of New York | NYC &
Company, Inc. | June
17, 2002 Press Release
--Michael R. Bloomberg, Mayor
-George E. Pataki, Governor
-Rudolph W. Giuliani, Chair of the New York City Host Committee
for the 2004 Republican National Convention
City Obligations: The City of New York and its Host Committee are prepared to commit funds of $71.5 million, consisting of $51.5 million of cash and $20 million of in-kind security services provided by the New York Police Department, toward the Convention.
Convention Complex: Madison Square Garden. Constructed in 1968 and renovated in 1991. 17,924 permanent seats including suites; 3,000 portable seats can be added on the convention floor for a total of 20,924 seats with no sight line obstructions. The Arena floor is 26,000 sq. ft. with no columns.
Host Committee: Former New York City Mayor Rudolph Giuliani is chair of the Host Committee. Vice Chairs are Roland W. Betts (chairman and founder of Chelsea Piers, L.P.; Betts and George W. Bush assembled the group of investors that purchased the Texas Rangers Baseball Club in 1989); Marie-Josée Kravis (senior fellow of the Hudson Institute Inc.); and Jack Hennessy (former investment banker, served as CEO of Credit Suisse First Boston).
Hotels: More than 230 hotels and over 66,000 hotel rooms; 49,000 hotel rooms in midtown Manhattan. Initial commitment of 22,025 rooms of which 2,100 are suites. Possible RNC headquarters hotels are New York Marriott Marquis, the Grand Hyatt, Hilton New York, Sheraton New York, and the Waldorf-Astoria.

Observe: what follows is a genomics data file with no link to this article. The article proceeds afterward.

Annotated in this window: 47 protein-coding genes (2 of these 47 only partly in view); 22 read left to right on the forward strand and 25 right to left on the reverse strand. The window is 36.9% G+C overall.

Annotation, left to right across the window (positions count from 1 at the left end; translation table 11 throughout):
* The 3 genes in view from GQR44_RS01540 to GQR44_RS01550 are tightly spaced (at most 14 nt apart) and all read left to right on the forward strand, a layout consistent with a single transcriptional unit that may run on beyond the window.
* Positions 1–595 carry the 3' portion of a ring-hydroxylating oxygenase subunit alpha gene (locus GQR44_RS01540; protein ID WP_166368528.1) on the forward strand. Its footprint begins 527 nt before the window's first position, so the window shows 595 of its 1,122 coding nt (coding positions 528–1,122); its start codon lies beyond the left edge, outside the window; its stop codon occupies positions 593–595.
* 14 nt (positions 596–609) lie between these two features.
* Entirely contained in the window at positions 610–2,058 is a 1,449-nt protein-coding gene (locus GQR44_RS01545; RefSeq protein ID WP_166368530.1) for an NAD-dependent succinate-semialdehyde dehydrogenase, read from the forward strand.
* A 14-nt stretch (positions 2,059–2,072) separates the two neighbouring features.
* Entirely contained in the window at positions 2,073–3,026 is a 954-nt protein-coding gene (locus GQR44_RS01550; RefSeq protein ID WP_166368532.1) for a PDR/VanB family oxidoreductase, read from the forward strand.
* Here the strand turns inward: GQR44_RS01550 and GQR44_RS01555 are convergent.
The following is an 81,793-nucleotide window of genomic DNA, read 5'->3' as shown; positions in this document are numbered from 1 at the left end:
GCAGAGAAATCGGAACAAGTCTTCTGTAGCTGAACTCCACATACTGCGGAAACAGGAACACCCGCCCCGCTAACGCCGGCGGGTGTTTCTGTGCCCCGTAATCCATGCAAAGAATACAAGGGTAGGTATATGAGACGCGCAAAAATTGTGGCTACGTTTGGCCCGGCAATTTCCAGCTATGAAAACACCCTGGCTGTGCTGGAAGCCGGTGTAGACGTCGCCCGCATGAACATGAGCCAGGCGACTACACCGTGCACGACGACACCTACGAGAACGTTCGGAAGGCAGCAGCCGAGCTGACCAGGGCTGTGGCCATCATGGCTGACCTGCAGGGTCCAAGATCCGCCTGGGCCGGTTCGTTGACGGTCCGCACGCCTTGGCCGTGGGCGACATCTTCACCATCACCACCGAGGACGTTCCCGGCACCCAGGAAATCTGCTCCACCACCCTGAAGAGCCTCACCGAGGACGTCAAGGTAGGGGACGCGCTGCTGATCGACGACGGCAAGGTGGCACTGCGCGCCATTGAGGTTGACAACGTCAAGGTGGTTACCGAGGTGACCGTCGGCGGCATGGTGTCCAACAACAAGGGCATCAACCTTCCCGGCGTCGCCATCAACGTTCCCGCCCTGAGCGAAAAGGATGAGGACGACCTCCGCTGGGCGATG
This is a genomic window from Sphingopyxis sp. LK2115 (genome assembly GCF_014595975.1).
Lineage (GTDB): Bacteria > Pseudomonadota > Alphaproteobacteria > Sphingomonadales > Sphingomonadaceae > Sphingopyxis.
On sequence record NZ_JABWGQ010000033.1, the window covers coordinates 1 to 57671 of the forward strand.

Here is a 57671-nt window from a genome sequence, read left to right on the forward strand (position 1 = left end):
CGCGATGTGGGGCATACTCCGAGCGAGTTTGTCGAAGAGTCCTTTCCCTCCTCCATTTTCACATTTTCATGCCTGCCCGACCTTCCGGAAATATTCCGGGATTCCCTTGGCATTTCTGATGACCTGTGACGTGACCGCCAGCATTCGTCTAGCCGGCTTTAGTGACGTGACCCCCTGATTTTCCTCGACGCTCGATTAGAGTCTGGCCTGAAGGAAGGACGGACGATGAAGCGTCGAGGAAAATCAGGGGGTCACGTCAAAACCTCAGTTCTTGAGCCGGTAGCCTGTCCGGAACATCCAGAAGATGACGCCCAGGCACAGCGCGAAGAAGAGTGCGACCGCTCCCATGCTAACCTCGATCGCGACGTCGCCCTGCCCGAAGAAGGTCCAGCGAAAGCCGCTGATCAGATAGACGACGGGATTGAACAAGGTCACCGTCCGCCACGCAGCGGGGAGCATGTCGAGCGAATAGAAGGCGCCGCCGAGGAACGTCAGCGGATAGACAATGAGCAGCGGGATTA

Security and Transportation: The NYPD has over 39,000 uniformed police officers and about 10,000 civilian members, making it the largest police force in the nation.
The mass transit system, including 26 subway
lines and more than 200 bus routes, serves 2.3 billion people each year.
Three major airports (JFK International, Newark International and La Guardia),
rail (Penn Station is the busiest train station in North America).
The bid also notes that "delegates and guests will find it refreshing that
they can actually walk from their hotel to the convention complex and to
the places they'll want to see around midtown Manhattan."
Observations. After the devastating attacks of September 11, New York City is a sentimental favorite to hold one and possibly both of the 2004 conventions. Here, on Sept. 14, 2001, occurred one of the most memorable moments of George W. Bush's presidency, as he appeared amid the rubble of the World Trade Center site, surrounded by rescue workers, speaking to them through a bullhorn. Republicans have never held their convention in New York City. (The city did make an unsuccessful effort to attract the 2000 Republican convention). With the state boasting a Republican governor, George E. Pataki, and the city having experienced a revival under Republican leadership provided by Mayor Rudolph W. Giuliani and now Mayor Michael R. Bloomberg, the Big Apple seems a strong pick to host the party's convention in 2004. According to the 2000 Census, the New York-Northern NJ-Long Island consolidated metropolitan area has a population of 21.2 million (the nation's biggest metropolitan area), and the primary New York area is home to 9.3 million people.
Copyright © 2002 Eric M. Appleman/Democracy in Action.